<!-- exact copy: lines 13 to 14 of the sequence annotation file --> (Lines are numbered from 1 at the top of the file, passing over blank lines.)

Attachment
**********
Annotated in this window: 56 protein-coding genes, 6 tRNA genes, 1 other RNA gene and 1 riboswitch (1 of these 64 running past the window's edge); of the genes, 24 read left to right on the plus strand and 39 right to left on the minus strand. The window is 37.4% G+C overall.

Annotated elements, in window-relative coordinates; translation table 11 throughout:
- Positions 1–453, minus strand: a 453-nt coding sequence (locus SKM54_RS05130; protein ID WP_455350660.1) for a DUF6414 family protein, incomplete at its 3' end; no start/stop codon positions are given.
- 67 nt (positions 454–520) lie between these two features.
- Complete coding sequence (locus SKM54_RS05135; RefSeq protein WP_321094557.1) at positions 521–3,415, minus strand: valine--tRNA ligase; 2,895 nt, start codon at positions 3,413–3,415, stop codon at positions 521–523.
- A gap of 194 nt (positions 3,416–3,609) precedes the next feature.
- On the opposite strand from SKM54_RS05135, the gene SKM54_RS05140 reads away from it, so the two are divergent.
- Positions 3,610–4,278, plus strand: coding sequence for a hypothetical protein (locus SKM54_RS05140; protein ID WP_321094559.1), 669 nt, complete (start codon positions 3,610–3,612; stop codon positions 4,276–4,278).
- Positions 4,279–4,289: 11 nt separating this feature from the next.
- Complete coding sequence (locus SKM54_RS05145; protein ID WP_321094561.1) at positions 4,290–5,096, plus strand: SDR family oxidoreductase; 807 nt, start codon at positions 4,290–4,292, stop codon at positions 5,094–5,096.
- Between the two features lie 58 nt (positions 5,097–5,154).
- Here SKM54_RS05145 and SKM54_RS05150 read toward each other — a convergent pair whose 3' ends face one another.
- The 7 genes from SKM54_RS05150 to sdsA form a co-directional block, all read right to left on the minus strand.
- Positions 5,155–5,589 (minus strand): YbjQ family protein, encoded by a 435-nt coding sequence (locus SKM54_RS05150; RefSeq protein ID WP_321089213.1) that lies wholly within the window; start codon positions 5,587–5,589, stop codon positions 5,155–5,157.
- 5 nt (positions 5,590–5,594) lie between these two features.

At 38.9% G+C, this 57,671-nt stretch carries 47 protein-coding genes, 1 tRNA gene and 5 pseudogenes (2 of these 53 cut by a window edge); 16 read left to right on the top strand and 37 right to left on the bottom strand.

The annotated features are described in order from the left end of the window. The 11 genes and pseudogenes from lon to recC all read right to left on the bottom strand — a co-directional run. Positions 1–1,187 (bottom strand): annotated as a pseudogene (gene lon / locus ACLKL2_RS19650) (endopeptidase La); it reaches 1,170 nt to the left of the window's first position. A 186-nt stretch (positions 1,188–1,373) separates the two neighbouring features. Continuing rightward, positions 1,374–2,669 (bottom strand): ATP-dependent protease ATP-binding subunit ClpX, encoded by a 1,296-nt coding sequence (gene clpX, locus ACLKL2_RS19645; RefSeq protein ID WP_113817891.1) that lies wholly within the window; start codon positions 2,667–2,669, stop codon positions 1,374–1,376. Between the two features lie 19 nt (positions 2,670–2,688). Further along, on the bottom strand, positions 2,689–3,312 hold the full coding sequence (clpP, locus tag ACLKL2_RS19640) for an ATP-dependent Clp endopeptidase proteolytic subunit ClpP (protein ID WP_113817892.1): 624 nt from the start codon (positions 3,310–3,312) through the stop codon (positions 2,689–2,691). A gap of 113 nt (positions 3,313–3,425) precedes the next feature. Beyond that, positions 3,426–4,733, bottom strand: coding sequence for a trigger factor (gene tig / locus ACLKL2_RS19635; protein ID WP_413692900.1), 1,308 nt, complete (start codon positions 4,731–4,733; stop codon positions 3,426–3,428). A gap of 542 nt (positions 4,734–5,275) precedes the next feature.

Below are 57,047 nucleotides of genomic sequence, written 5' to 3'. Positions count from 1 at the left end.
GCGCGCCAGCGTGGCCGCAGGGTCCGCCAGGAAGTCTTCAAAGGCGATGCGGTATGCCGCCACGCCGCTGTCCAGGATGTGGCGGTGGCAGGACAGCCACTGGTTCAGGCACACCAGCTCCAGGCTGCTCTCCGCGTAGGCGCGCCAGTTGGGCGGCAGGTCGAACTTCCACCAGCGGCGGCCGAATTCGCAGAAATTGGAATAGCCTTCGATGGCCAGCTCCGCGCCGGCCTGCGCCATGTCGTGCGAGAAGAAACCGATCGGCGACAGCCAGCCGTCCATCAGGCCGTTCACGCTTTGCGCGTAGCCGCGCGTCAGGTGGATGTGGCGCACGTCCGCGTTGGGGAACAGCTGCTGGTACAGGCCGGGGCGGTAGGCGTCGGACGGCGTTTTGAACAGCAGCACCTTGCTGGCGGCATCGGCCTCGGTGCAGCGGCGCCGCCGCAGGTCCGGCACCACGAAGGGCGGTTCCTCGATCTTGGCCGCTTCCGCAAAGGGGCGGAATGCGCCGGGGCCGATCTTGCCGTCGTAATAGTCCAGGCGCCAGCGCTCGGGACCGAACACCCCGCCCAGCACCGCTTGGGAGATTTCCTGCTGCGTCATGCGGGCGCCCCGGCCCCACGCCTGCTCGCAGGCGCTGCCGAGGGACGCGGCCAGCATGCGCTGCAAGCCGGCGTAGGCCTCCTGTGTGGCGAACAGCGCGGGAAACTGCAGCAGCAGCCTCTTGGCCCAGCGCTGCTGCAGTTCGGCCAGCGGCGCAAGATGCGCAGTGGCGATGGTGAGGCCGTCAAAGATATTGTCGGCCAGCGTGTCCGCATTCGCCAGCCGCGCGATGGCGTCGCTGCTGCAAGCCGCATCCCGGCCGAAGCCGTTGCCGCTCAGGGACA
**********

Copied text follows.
- The 7 genes from SKM54_RS05150 to sdsA form a co-directional block, all read right to left on the minus strand.
- Positions 5,155–5,589 (minus strand): YbjQ family protein, encoded by a 435-nt coding sequence (locus SKM54_RS05150; RefSeq protein ID WP_321089213.1) that lies wholly within the window; start codon positions 5,587–5,589, stop codon positions 5,155–5,157.